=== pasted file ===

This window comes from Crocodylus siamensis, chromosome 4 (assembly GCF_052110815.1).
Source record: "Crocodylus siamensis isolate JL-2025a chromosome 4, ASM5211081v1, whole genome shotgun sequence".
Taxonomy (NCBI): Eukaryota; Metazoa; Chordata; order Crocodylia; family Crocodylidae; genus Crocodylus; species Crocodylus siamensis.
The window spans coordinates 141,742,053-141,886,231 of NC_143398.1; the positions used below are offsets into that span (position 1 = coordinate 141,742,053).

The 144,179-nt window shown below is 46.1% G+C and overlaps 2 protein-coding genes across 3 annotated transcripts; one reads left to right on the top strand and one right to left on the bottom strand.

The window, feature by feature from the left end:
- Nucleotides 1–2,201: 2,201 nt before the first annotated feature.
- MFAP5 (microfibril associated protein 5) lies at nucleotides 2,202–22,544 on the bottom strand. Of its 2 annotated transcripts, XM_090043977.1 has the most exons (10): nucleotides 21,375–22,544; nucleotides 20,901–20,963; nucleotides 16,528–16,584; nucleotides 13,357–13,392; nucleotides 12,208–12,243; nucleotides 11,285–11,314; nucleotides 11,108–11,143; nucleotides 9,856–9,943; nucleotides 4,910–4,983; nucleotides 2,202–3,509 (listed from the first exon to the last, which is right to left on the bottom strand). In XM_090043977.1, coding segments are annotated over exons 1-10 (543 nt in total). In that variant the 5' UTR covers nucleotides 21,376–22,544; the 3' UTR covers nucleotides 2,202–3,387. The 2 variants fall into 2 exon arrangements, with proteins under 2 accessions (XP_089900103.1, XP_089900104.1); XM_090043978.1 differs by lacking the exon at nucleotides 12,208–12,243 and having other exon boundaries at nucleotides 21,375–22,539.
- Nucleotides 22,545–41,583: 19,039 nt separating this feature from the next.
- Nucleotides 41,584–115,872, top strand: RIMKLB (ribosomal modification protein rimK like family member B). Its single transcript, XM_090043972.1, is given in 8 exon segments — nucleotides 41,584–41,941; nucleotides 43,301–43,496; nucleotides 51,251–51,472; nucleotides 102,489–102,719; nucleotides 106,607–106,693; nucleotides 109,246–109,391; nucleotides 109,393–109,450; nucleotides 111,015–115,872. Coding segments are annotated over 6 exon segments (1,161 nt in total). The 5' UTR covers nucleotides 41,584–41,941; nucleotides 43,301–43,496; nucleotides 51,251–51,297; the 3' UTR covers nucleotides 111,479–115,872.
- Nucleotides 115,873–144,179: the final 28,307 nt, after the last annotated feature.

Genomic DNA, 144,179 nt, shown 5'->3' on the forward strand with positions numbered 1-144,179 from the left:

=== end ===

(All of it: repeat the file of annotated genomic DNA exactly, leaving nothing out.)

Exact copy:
This window comes from Crocodylus siamensis, chromosome 4 (assembly GCF_052110815.1).
Source record: "Crocodylus siamensis isolate JL-2025a chromosome 4, ASM5211081v1, whole genome shotgun sequence".
Taxonomy (NCBI): Eukaryota; Metazoa; Chordata; order Crocodylia; family Crocodylidae; genus Crocodylus; species Crocodylus siamensis.
The window spans coordinates 141,742,053-141,886,231 of NC_143398.1; the positions used below are offsets into that span (position 1 = coordinate 141,742,053).

The 144,179-nt window shown below is 46.1% G+C and overlaps 2 protein-coding genes across 3 annotated transcripts; one reads left to right on the top strand and one right to left on the bottom strand.

The window, feature by feature from the left end:
- Nucleotides 1–2,201: 2,201 nt before the first annotated feature.
- MFAP5 (microfibril associated protein 5) lies at nucleotides 2,202–22,544 on the bottom strand. Of its 2 annotated transcripts, XM_090043977.1 has the most exons (10): nucleotides 21,375–22,544; nucleotides 20,901–20,963; nucleotides 16,528–16,584; nucleotides 13,357–13,392; nucleotides 12,208–12,243; nucleotides 11,285–11,314; nucleotides 11,108–11,143; nucleotides 9,856–9,943; nucleotides 4,910–4,983; nucleotides 2,202–3,509 (listed from the first exon to the last, which is right to left on the bottom strand). In XM_090043977.1, coding segments are annotated over exons 1-10 (543 nt in total). In that variant the 5' UTR covers nucleotides 21,376–22,544; the 3' UTR covers nucleotides 2,202–3,387. The 2 variants fall into 2 exon arrangements, with proteins under 2 accessions (XP_089900103.1, XP_089900104.1); XM_090043978.1 differs by lacking the exon at nucleotides 12,208–12,243 and having other exon boundaries at nucleotides 21,375–22,539.
- Nucleotides 22,545–41,583: 19,039 nt separating this feature from the next.
- Nucleotides 41,584–115,872, top strand: RIMKLB (ribosomal modification protein rimK like family member B). Its single transcript, XM_090043972.1, is given in 8 exon segments — nucleotides 41,584–41,941; nucleotides 43,301–43,496; nucleotides 51,251–51,472; nucleotides 102,489–102,719; nucleotides 106,607–106,693; nucleotides 109,246–109,391; nucleotides 109,393–109,450; nucleotides 111,015–115,872. Coding segments are annotated over 6 exon segments (1,161 nt in total). The 5' UTR covers nucleotides 41,584–41,941; nucleotides 43,301–43,496; nucleotides 51,251–51,297; the 3' UTR covers nucleotides 111,479–115,872.
- Nucleotides 115,873–144,179: the final 28,307 nt, after the last annotated feature.

Genomic DNA, 144,179 nt, shown 5'->3' on the forward strand with positions numbered 1-144,179 from the left: